The following letter has been published in Sunday’s Observer newspaper:
The introduction of a cap on benefits, as suggested in the Welfare Reform Bill, could push some of the most vulnerable children in the country into severe poverty. While 70,000 adults are likely to be affected by the cap, the Children’s Society has found that it is going to cut support for an estimated 210,000 children, leaving as many as 80,000 homeless. The Church of England has a commitment and moral obligation to speak up for those who have no voice. As such, we feel compelled to speak for children who might be faced with severe poverty and potentially homelessness, as a result of the choices or circumstances of their parents. Such an impact is profoundly unjust.
We are urging the government to consider some of the options offered by the Children’s Society before the bill is passed into legislation, such as removing child benefit from household income for the purposes of calculating the level of the cap and calculating the level of the cap based on earnings of families with children, rather than all households. The government could also consider removing certain vulnerable groups from the cap and the introduction of a significant “grace period” of exemption from the cap for households which have recently left employment.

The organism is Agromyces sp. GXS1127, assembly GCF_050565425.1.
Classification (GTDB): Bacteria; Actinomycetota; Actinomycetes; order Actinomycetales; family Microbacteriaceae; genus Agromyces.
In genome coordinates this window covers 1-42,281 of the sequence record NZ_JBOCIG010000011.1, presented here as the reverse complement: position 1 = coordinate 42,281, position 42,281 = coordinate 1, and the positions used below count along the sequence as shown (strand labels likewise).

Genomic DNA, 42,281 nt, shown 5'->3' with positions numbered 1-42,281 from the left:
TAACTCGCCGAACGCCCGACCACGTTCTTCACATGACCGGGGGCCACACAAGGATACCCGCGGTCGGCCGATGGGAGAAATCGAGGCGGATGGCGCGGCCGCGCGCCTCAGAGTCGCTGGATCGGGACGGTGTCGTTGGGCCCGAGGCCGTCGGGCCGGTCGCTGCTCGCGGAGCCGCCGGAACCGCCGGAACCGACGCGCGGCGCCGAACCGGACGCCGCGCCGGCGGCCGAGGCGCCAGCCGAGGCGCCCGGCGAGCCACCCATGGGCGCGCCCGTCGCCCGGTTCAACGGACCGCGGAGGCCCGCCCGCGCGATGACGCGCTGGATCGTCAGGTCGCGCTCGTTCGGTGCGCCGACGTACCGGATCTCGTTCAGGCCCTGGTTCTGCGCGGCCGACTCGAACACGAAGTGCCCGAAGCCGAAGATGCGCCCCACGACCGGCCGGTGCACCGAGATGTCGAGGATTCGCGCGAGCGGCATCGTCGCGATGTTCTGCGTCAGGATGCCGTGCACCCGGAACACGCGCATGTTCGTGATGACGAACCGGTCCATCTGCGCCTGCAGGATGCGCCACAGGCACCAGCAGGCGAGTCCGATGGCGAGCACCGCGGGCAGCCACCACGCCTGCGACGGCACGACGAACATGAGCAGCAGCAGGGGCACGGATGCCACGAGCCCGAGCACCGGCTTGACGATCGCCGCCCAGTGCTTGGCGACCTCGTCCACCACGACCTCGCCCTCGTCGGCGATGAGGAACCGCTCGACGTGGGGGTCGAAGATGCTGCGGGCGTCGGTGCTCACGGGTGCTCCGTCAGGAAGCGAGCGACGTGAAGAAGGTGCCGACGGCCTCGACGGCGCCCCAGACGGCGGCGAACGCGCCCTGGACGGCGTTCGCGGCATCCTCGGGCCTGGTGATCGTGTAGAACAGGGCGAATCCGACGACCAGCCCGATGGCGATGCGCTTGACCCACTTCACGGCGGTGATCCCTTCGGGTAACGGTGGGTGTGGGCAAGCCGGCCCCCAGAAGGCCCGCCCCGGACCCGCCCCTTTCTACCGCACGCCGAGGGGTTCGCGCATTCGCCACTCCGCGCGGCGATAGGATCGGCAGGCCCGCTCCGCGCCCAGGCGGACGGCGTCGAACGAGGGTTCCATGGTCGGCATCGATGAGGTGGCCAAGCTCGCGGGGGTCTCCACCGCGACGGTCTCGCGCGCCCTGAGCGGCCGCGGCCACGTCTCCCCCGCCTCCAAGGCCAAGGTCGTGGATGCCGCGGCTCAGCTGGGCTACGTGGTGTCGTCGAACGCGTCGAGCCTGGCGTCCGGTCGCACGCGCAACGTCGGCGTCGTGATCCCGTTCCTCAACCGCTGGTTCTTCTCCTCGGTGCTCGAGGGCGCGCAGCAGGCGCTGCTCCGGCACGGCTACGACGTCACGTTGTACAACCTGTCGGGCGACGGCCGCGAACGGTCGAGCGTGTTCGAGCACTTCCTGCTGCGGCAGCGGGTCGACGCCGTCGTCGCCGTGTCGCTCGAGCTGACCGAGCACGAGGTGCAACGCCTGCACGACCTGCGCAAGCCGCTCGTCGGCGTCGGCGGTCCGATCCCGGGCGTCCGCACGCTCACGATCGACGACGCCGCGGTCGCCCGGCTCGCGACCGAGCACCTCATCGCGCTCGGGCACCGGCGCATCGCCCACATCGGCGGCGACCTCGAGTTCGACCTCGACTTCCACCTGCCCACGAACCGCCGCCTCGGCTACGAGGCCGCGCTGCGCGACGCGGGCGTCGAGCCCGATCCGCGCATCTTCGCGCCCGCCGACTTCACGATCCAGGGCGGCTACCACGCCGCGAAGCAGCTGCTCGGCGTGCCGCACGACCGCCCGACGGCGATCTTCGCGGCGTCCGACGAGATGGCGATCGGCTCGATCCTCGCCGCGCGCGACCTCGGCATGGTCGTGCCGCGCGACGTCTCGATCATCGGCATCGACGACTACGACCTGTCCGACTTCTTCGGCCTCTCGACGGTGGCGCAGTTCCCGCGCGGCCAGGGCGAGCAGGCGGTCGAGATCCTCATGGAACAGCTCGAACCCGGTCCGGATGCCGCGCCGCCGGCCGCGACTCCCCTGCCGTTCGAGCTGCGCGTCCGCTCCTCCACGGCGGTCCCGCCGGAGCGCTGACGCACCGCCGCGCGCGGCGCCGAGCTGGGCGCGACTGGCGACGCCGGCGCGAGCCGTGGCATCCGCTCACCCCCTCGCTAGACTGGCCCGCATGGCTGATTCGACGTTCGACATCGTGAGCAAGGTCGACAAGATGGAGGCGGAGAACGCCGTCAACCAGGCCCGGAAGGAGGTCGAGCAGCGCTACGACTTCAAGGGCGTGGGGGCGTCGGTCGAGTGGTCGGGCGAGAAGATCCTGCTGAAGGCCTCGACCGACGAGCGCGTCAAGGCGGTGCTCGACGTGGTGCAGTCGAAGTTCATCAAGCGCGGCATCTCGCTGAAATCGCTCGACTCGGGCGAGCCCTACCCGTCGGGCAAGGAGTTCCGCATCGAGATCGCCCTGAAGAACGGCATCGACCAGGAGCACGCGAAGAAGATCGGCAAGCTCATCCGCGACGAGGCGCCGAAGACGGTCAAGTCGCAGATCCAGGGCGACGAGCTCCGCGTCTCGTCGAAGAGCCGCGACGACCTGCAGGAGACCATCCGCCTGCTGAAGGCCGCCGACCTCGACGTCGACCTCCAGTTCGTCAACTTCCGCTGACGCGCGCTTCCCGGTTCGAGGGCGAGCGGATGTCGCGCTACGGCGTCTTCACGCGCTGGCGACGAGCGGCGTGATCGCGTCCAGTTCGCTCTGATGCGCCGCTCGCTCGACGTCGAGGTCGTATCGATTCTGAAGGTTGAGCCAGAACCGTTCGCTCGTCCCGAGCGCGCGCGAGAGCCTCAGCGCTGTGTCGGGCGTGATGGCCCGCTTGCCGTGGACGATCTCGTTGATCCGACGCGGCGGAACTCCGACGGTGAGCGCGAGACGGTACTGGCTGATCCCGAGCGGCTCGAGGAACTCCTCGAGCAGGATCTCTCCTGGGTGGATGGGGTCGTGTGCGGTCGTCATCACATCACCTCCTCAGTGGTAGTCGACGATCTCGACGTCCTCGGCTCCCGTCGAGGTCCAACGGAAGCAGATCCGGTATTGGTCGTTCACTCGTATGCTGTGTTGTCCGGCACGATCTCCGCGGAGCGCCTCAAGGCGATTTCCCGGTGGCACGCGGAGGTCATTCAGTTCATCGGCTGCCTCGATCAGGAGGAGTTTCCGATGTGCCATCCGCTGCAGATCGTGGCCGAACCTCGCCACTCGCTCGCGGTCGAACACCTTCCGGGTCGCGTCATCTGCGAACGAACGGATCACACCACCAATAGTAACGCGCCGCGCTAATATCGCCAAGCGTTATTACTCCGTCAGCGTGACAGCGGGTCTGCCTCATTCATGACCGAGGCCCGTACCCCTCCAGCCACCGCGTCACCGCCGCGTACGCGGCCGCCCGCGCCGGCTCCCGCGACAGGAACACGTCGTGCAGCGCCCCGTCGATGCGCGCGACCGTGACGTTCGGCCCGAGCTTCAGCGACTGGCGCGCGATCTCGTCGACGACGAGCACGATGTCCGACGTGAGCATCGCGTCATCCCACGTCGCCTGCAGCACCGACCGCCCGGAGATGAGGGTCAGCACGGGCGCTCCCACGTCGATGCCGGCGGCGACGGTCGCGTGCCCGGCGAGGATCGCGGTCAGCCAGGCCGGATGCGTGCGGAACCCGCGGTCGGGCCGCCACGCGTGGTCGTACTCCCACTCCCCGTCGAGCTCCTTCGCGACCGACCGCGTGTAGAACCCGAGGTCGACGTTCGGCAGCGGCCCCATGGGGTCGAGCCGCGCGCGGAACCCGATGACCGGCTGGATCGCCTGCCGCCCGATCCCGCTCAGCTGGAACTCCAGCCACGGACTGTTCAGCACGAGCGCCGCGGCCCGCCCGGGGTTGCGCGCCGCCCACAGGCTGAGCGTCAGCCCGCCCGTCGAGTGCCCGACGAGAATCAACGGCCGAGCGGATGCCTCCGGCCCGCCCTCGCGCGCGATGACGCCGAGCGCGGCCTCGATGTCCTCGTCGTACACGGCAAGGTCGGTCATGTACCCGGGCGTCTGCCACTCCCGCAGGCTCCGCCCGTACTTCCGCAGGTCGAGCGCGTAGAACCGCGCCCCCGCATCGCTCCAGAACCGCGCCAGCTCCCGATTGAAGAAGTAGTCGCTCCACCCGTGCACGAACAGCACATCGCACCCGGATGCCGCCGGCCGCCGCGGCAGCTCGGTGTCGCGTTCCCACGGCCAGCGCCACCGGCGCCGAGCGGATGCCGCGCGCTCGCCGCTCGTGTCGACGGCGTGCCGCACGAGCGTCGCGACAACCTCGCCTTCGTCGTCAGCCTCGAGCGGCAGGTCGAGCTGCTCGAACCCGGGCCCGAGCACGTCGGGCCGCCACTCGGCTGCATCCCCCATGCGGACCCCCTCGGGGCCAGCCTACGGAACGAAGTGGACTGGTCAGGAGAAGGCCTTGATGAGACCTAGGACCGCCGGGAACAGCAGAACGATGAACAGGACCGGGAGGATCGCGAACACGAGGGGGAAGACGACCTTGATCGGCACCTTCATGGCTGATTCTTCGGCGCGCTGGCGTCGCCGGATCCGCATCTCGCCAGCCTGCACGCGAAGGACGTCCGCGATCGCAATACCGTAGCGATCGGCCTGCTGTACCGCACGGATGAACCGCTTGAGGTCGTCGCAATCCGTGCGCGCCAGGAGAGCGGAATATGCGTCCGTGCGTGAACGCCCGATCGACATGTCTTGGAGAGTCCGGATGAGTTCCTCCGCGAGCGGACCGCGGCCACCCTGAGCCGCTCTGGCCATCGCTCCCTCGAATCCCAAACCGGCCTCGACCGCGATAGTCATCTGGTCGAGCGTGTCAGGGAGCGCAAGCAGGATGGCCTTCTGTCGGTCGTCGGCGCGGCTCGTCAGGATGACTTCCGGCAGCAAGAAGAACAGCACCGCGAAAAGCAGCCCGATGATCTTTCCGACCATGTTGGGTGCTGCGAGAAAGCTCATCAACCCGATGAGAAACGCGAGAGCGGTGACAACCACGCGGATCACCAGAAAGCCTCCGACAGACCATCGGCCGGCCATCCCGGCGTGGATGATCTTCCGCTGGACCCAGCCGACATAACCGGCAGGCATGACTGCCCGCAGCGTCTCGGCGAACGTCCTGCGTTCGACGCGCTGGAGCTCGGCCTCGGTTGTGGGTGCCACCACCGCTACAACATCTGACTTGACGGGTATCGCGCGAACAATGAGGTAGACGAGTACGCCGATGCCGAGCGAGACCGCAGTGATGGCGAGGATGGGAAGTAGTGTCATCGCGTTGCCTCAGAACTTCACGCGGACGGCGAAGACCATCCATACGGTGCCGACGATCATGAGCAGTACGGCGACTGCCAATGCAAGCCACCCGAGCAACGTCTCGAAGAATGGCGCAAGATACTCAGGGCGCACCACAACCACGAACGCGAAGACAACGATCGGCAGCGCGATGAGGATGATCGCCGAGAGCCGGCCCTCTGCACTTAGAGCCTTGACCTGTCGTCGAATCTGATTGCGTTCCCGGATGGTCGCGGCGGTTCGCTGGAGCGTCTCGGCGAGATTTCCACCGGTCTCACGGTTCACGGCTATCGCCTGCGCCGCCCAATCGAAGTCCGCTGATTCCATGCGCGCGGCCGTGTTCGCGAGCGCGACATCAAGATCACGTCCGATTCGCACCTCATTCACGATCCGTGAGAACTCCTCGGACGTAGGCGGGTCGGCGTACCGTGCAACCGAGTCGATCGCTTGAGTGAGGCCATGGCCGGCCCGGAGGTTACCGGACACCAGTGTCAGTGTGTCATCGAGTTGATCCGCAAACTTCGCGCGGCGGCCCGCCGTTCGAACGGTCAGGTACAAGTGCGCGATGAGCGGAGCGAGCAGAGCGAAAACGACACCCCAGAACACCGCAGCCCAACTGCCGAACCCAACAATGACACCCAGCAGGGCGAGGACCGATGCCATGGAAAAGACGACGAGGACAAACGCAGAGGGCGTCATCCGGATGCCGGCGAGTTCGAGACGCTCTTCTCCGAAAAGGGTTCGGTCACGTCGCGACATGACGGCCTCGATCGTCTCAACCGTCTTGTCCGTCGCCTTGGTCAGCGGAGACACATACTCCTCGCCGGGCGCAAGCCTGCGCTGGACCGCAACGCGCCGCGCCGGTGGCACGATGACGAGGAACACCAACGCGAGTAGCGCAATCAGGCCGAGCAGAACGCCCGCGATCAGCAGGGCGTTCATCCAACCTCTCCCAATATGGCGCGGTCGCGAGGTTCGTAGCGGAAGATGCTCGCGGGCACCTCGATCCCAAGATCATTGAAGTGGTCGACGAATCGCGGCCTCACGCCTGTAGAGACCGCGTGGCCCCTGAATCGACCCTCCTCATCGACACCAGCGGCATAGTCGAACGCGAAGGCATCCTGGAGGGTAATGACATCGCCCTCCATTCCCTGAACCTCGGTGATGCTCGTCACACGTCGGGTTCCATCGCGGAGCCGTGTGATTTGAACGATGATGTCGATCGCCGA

The Bishops of Bath & Wells, Blackburn, Bristol, Chichester, Derby, Exeter, Gloucester, Guildford, Leicester, Lichfield, London, Manchester, Norwich, Oxford, Ripon and Leeds, St Edmundsbury and Ipswich, Wakefield and Truro
In the accompanying news story, Archbishop Rowan Williams backs revolt against coalition’s welfare cuts it is reported that:
…Eighteen Church of England bishops, backed by Williams and the archbishop of York, John Sentamu, are demanding that ministers rewrite their flagship plan to impose a £500-a-week benefit cap on families.
In an open letter in Observer, they say the Church of England has a “moral obligation to speak up for those who have no voice”. Their message is that the cap could be “profoundly unjust” to the poorest children in society, especially those in larger families and those living in expensive major cities.
The high-profile intervention comes after the Church of England became embroiled in an embarrassing row over its attitude to anti-capitalist protests outside St Paul’s Cathedral in London. One cleric resigned over plans to evict the protesters forcibly, arguing that the Church should have been more supportive of their cause.
The bishops are calling on ministers to back a series of amendments to the welfare reform bill – due to be debated in the House of Lords tomorrow – that have been tabled by the bishop of Leeds and Ripon, John Packer.
A spokesman at Lambeth Palace said Williams was fully behind the bishops’ initiative. “As a president of the Children’s Society the archbishop fully supports the proposed amendments to the welfare reform bill.”
Sentamu also threw his weight behind the changes. “I hope that the government will listen to the concerns being raised and ensure that children, especially the most vulnerable, are protected from cuts to family benefits.”
And the newspaper has published an editorial article in support: The welfare state: the social glue that binds us must be preserved.
Here’s the original analysis by the Children’s Society to the capping proposal: More than 200,000 children to be biggest “losers” of Benefit Cap.